Neuropathic pains have often been classified as opioid resistant. Here, the ability of systemic (i.p.), intracereb-roventricular (i.c.v.) and intrathecal (i.th.) morphine to inhibit mechanical allodynia were studied in a nerve ligation (L5, L6 nerve roots) model of neuropathic pain in rats. Morphine administered i.p. or i.c.v. produced dose-dependent antiallodynia which was readily antagonized by naloxone (5mg kg-1, i.p. at —10min). In contrast, i.th. morphine at doses up to 100 µg was without effect. These data suggest that the failure of i.th. morphine to produce antiallodynic effects may be due, in part, to the lack of available functional spinal opioid µ-receptors which may occur following nerve injury. In contrast, the antiallodynic actions of i.p. or i.c.v. morphine appear to depend on supraspinal activation of opioid (µ?) receptors and subsequent activation of descending modulatory systems. The inconsistent data seen clinically with morphine in neuropathic pains may be related to the lack of supraspinal/spinal synergy that is normally associated with morphine efficacy in conditions of acute pain.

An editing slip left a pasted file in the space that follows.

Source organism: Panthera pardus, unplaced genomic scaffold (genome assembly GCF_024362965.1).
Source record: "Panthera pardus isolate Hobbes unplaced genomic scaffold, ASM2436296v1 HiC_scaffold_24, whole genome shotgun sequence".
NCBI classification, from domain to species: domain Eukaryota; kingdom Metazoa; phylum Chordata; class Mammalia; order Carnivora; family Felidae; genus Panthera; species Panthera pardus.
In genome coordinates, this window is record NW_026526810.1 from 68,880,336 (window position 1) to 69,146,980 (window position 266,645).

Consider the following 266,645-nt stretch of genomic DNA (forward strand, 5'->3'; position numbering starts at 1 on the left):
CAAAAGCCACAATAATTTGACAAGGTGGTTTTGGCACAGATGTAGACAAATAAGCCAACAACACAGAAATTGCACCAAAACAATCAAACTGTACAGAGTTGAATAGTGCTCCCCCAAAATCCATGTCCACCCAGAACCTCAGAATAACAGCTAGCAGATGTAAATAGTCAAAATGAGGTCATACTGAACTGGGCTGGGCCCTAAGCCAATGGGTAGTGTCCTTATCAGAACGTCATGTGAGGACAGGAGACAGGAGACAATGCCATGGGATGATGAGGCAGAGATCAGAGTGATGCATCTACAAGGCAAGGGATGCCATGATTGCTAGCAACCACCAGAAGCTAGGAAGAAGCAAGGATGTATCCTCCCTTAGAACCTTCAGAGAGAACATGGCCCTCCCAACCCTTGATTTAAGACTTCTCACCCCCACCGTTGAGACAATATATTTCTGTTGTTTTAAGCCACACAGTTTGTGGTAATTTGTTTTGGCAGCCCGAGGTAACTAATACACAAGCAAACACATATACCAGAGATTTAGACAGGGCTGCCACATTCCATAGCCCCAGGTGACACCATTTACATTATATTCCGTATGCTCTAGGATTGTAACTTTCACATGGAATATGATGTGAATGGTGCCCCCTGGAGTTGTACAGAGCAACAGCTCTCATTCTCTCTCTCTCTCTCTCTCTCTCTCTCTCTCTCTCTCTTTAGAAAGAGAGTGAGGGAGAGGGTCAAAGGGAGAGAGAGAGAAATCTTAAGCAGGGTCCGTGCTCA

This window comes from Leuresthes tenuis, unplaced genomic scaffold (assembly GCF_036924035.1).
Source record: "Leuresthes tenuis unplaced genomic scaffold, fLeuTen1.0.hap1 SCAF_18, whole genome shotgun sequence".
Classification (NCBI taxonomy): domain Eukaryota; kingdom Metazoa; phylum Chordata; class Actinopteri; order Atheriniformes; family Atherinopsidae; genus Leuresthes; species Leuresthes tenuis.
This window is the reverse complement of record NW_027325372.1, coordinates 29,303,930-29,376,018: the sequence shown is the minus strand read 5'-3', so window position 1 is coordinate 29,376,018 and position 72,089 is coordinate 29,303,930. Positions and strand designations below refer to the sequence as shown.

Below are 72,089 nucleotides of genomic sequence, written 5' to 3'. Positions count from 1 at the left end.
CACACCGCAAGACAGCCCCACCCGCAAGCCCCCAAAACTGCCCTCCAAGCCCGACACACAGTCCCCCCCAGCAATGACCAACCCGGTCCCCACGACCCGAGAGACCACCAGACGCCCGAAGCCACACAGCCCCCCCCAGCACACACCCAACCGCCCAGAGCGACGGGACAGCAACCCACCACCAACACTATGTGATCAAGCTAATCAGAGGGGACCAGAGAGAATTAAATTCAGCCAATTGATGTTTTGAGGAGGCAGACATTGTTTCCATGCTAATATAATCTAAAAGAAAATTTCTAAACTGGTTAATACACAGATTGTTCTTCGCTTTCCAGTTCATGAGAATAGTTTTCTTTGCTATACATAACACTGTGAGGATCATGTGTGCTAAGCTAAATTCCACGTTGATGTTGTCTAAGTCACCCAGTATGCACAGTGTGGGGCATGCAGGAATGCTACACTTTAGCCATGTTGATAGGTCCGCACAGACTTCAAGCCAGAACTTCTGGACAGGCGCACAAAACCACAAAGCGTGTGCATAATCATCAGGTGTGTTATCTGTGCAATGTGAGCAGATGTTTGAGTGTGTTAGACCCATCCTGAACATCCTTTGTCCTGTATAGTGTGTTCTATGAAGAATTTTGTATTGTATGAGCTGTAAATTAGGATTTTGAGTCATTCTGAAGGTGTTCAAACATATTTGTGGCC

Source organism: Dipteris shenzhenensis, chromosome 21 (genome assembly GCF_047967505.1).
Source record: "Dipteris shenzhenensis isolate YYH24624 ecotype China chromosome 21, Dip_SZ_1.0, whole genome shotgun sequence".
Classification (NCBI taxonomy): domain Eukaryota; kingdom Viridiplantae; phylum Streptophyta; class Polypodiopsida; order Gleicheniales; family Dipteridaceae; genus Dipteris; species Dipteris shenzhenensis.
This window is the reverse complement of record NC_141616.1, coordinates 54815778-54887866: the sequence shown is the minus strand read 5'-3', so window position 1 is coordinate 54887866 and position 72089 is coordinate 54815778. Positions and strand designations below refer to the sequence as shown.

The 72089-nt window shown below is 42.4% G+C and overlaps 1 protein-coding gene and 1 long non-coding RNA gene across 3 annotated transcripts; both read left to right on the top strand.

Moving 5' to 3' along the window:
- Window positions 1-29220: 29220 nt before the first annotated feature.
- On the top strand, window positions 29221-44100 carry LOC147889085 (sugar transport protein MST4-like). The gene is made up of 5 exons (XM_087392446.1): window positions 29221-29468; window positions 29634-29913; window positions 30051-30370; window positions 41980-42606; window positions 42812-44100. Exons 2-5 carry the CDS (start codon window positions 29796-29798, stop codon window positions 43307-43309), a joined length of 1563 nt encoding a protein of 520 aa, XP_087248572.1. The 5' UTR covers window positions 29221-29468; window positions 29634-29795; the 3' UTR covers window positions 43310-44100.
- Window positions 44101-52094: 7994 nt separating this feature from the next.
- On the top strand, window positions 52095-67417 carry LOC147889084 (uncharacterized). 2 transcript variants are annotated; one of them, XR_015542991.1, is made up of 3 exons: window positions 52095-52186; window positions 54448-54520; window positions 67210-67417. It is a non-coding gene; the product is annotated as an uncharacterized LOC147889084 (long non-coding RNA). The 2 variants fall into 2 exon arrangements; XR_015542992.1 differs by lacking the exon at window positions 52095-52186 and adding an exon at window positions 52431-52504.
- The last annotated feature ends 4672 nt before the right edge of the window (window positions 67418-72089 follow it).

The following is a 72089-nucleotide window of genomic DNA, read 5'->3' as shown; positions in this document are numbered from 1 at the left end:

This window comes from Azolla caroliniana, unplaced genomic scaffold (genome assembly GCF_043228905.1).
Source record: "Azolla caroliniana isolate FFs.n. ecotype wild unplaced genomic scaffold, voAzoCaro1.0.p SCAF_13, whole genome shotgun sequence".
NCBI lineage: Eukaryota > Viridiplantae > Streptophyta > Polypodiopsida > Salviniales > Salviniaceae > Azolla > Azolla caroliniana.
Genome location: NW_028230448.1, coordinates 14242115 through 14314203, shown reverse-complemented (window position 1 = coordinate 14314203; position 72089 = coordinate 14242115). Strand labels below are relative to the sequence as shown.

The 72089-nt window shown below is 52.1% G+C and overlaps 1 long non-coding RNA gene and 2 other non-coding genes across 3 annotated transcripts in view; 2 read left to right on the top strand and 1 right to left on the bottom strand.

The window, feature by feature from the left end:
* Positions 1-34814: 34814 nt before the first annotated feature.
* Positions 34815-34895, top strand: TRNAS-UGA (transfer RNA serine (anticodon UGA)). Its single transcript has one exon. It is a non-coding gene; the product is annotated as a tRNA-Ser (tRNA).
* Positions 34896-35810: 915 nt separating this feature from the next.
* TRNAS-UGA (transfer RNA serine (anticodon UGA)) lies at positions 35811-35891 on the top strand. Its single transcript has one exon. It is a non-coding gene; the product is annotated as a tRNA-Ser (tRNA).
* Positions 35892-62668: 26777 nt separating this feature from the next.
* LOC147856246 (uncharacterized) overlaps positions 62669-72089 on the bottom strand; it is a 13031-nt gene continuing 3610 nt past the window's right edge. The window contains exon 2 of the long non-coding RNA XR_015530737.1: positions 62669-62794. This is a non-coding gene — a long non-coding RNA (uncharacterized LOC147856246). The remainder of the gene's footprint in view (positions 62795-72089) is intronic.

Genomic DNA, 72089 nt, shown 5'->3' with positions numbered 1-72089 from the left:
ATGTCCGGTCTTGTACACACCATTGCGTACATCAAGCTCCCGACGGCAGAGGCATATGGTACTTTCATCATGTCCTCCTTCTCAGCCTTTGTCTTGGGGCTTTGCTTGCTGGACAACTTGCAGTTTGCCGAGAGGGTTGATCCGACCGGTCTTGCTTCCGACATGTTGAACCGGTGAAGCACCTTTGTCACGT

- Intracerebroventricular morphine
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